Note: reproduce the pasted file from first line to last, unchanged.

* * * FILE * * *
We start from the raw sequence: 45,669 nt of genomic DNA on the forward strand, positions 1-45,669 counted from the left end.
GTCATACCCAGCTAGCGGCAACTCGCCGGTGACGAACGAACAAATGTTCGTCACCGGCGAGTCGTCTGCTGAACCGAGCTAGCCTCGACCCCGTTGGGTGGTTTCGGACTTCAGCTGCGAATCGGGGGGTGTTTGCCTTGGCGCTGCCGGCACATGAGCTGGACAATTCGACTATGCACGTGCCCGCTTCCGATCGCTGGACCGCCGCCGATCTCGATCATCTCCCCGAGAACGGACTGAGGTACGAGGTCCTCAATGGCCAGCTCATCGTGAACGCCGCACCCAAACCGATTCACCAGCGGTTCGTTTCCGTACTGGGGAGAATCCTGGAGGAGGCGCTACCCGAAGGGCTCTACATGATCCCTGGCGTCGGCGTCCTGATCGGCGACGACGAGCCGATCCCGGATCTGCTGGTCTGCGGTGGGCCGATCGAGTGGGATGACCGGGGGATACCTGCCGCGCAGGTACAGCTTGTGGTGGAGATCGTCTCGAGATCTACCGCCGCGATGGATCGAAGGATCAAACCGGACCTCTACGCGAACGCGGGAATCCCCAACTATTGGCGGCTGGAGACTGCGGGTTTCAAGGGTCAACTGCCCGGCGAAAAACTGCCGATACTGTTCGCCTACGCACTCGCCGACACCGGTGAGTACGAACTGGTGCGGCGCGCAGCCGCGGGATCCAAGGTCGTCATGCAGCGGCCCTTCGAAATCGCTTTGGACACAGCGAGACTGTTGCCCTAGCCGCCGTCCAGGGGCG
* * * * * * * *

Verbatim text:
We start from the raw sequence: 45,669 nt of genomic DNA on the forward strand, positions 1-45,669 counted from the left end.
GTCATACCCAGCTAGCGGCAACTCGCCGGTGACGAACGAACAAATGTTCGTCACCGGCGAGTCGTCTGCTGAACCGAGCTAGCCTCGACCCCGTTGGGTGGTTTCGGACTTCAGCTGCGAATCGGGGGGTGTTTGCCTTGGCGCTGCCGGCACATGAGCTGGACAATTCGACTATGCACGTGCCCGCTTCCGATCGCTGGACCGCCGCCGATCTCGATCATCTCCCCGAGAACGGACTGAGGTACGAGGTCCTCAATGGCCAGCTCATCGTGAACGCCGCACCCAAACCGATTCACCAGCGGTTCGTTTCCGTACTGGGGAGAATCCTGGAGGAGGCGCTACCCGAAGGGCTCTACATGATCCCTGGCGTCGGCGTCCTGATCGGCGACGACGAGCCGATCCCGGATCTGCTGGTCTGCGGTGGGCCGATCGAGTGGGATGACCGGGGGATACCTGCCGCGCAGGTACAGCTTGTGGTGGAGATCGTCTCGAGATCTACCGCCGCGATGGATCGAAGGATCAAACCGGACCTCTACGCGAACGCGGGAATCCCCAACTATTGGCGGCTGGAGACTGCGGGTTTCAAGGGTCAACTGCCCGGCGAAAAACTGCCGATACTGTTCGCCTACGCACTCGCCGACACCGGTGAGTACGAACTGGTGCGGCGCGCAGCCGCGGGATCCAAGGTCGTCATGCAGCGGCCCTTCGAAATCGCTTTGGACACAGCGAGACTGTTGCCCTAGCCGCCGTCCAGGGGCG